GOP success strategy: Recruit more Hispanics (like Marco Rubio) and women

Without saying a word, Sen. Marco Rubio will send a key message to Republicans in his response to President Obama's State of the Union address. The GOP must engage minority voters, especially Hispanics, as well as women. And it must actively recruit such candidates.

J. Scott Applewhite/AP
Sen. Marco Rubio (R) of Florida, who will give the GOP response to President Obama's State of the Union address tonight, speaks with The Associated Press in his Capitol Hill office on Feb. 7. Op-ed contributor Ed Gillespie writes: 'Small government, free enterprise, personal freedom, and an entrepreneurial spirit are the core of Republican philosophy, but how we communicate this and who communicates it is crucial.'

Without even saying a word, Sen. Marco Rubio is sending an important message to Republicans in his response to President Obama's State of the Union address tonight.

As the election showed, unless Republicans see an increase in support from minority voters, especially Hispanics such as Mr. Rubio who are the fastest growing segment of the electorate, the Republican Party's chances of future success are grim. We must have a long-term, sustained engagement with minorities and also with women – rooted in electing a new generation of leaders who accurately represent the electorate – if we are to gain a new Republican majority.

And here's another key message from the election: In Republican-led states, our policies work and voters recognize it. For example, in 2012 Republicans made a net gain in legislative chambers in six states won by Mr. Obama: New Mexico, Nevada, Ohio, Pennsylvania, Washington, and Wisconsin. Republicans saw a net gain in 30 chambers, increased the number of states under complete Republican legislative control from 25 to 26 and now hold veto-proof majorities in 16 states – up from 13 in 2012. Currently, 53 percent of Americans live in states where Republicans control both the legislature and the governorship, according to the Pew Center on the States.

Building more diversity in GOP support within our states is the critical link to expanding the scope and reach of our Republican message nationwide.

Small government, free enterprise, personal freedom, and an entrepreneurial spirit are the core of Republican philosophy, but how we communicate this and who communicates it is crucial. As an Irish Catholic, I've seen my share of politicians at St. Patrick's Day parades and Knights of Columbus halls, and there's no doubt that voters relate more readily to candidates with whom they identify.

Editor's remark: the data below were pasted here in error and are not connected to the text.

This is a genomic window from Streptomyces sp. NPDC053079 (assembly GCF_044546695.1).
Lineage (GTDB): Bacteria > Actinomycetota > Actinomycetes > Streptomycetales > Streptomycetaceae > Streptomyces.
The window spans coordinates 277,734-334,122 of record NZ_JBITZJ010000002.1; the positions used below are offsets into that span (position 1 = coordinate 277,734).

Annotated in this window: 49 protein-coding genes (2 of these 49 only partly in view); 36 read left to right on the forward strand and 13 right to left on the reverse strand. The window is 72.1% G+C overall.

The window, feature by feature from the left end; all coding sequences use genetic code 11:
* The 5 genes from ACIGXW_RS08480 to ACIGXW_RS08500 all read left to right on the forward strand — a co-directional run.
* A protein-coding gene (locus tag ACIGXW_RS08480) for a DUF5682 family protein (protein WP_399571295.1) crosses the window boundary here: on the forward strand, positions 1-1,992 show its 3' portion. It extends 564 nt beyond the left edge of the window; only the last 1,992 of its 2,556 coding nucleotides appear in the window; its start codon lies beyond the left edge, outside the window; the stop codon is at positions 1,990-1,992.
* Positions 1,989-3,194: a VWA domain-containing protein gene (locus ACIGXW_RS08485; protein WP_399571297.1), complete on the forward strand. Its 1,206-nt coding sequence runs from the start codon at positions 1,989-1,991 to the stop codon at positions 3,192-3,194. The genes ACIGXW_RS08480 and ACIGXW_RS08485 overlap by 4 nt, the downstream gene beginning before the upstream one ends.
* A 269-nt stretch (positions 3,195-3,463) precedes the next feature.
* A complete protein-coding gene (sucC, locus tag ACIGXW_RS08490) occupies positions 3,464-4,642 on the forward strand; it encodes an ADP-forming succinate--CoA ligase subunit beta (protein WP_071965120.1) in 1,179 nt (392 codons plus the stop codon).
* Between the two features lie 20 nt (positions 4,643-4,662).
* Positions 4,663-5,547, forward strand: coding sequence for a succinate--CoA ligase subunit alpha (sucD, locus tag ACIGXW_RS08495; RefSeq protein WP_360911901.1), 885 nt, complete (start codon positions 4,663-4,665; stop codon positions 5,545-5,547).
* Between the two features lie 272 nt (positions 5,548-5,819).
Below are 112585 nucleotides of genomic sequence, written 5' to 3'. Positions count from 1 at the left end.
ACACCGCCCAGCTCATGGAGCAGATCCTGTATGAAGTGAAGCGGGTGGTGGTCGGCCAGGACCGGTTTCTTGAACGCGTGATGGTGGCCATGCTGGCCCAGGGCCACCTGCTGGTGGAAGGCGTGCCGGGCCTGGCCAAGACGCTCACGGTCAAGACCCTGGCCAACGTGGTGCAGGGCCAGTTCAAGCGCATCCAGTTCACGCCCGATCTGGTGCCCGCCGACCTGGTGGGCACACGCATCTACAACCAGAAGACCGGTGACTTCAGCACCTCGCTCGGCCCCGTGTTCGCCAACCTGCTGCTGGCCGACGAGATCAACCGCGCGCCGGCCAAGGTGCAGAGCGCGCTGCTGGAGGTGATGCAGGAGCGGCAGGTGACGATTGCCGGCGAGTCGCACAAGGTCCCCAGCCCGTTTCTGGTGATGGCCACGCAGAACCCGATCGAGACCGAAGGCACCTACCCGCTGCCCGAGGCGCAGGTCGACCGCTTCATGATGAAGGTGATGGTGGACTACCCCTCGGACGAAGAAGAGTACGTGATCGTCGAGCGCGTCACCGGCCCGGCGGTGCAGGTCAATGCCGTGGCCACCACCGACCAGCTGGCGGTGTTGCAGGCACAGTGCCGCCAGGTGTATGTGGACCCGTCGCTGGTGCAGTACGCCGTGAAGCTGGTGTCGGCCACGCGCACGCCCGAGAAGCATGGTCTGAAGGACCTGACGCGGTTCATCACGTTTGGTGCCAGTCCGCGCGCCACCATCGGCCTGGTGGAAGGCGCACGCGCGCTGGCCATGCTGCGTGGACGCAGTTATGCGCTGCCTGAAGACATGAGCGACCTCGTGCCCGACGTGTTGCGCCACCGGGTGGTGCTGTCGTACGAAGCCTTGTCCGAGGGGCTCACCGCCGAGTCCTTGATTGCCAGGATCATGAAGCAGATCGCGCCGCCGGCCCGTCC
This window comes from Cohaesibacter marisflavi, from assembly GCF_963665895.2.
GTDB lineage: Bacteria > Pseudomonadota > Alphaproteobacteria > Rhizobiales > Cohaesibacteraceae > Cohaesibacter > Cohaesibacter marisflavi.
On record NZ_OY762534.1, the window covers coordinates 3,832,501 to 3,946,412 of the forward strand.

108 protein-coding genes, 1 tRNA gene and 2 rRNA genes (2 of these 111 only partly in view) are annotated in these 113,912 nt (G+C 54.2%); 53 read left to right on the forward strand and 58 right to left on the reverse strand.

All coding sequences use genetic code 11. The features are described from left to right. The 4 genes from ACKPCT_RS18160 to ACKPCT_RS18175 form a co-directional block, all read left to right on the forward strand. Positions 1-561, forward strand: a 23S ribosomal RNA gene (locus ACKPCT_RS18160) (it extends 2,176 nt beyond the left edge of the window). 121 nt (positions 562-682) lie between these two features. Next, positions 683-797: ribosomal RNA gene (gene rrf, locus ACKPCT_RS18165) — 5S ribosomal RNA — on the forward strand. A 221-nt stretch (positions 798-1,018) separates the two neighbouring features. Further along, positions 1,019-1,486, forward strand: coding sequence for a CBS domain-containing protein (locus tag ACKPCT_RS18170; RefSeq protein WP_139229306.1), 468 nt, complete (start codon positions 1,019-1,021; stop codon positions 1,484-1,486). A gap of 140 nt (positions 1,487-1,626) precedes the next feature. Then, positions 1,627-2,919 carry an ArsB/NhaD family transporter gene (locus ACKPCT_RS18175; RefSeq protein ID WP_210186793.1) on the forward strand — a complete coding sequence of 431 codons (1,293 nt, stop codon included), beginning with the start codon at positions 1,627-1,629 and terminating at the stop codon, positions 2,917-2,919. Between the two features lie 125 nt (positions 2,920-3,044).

In only the last few years, national messengers have emerged from state-level office – including Senators Rubio of Florida and Kelly Ayotte of New Hampshire and New Mexico Gov. Susana Martinez – who have not only led in the legislative and policy arena, but have also advanced the GOP's reach in some of the most effective ways. It's a dynamic we need to see more of, and it does not happen overnight.

Studies have shown that sometimes, you just need the right person to ask a qualified candidate to run.

A 2011 study by professors Jennifer Lawless and Richard Fox reveals that among several reasons why more women don't run for public office, not being asked is one of them. A gender gap exists in recruiting that favors men over women by 7 to 10 percentage points. Whether the suggestion to run comes from someone outside of politics or someone inside, more men than women are being encouraged to seek public office. Republican leaders need to do a better job of encouraging, supporting, and training new and different candidates for office.

Fortunately, the groundwork is underway and already producing results. In 2011, the Republican State Leadership Committee (RSLC) launched the Future Majority Project (FMP) – a long-term, sustained initiative that commits significant contributions of time and resources to support and elect women, African Americans, and Americans of Hispanic and Asian descent to state offices.

The results are encouraging. After investing more than $5 million in the Future Majority Project in the last election cycle, 15 new Republican candidates of Hispanic descent and 84 new Republican women were elected to state-level office in 36 states. That adds up to 99 Republican officeholders, newly elected in 2012, who are now communicating the Republican message. By putting these candidates on the first step of the escalator to higher office, we have a more diverse pool of potential governors, members of Congress, and, one day, president.

This is only the beginning of what must be a sustained process. The saying goes that compound interest is "the most powerful force in the universe," and the same could be said for effective officeholders. In 2010, none of these 99 leaders were in place, but now they are joining together as a caucus to recruit and support other candidates to "compound" the Republican ranks.

Last week, they formed the Future Majority Caucus, led by co-chairs Governors Martinez of New Mexico and Brian Sandoval of Nevada. This caucus of current elected officials will support the goals of the Future Majority Project, and will expand the scope of recruitment and support offered by the Republican State Leadership Committee to reflect the full diversity of our nation.

This shifting dynamic must be executed in all areas of our party – messaging, grassroots, technical support, and electing the next generation of leaders.

Our states are setting the example of how to grow the economy, support job creators, and focus on ways to keep more money in the pockets of working families. But our future majority will materialize only if we successfully execute in these key policy areas and welcome everyone to take part.

Ed Gillespie is chairman of the Republican State Leadership Committee and the former chairman of the Republican Party.

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